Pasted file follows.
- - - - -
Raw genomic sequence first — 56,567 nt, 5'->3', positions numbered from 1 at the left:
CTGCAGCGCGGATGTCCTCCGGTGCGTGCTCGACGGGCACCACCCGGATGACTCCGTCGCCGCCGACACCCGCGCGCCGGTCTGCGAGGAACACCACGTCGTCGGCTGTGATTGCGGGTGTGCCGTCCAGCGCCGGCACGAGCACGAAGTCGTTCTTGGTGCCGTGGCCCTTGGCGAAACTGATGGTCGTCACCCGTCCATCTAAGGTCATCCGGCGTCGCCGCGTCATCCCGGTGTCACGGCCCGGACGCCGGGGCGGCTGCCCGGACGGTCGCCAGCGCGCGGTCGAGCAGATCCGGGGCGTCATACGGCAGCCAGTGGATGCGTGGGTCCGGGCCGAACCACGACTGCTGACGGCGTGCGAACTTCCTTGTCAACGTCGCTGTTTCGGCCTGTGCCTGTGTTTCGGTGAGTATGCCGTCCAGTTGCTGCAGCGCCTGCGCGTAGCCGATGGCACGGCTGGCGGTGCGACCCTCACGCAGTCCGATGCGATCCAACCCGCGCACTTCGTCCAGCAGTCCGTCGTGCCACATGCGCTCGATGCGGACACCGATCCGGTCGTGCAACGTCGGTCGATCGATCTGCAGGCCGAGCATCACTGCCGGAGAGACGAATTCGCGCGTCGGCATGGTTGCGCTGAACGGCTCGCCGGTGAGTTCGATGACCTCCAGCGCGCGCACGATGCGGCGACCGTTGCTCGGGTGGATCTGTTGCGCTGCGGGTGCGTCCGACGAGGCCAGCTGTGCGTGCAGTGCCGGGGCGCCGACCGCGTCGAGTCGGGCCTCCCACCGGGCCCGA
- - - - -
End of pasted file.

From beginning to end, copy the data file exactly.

Raw genomic sequence first — 56,567 nt, 5'->3', positions numbered from 1 at the left:
CTGCAGCGCGGATGTCCTCCGGTGCGTGCTCGACGGGCACCACCCGGATGACTCCGTCGCCGCCGACACCCGCGCGCCGGTCTGCGAGGAACACCACGTCGTCGGCTGTGATTGCGGGTGTGCCGTCCAGCGCCGGCACGAGCACGAAGTCGTTCTTGGTGCCGTGGCCCTTGGCGAAACTGATGGTCGTCACCCGTCCATCTAAGGTCATCCGGCGTCGCCGCGTCATCCCGGTGTCACGGCCCGGACGCCGGGGCGGCTGCCCGGACGGTCGCCAGCGCGCGGTCGAGCAGATCCGGGGCGTCATACGGCAGCCAGTGGATGCGTGGGTCCGGGCCGAACCACGACTGCTGACGGCGTGCGAACTTCCTTGTCAACGTCGCTGTTTCGGCCTGTGCCTGTGTTTCGGTGAGTATGCCGTCCAGTTGCTGCAGCGCCTGCGCGTAGCCGATGGCACGGCTGGCGGTGCGACCCTCACGCAGTCCGATGCGATCCAACCCGCGCACTTCGTCCAGCAGTCCGTCGTGCCACATGCGCTCGATGCGGACACCGATCCGGTCGTGCAACGTCGGTCGATCGATCTGCAGGCCGAGCATCACTGCCGGAGAGACGAATTCGCGCGTCGGCATGGTTGCGCTGAACGGCTCGCCGGTGAGTTCGATGACCTCCAGCGCGCGCACGATGCGGCGACCGTTGCTCGGGTGGATCTGTTGCGCTGCGGGTGCGTCCGACGAGGCCAGCTGTGCGTGCAGTGCCGGGGCGCCGACCGCGTCGAGTCGGGCCTCCCACCGGGCCCGA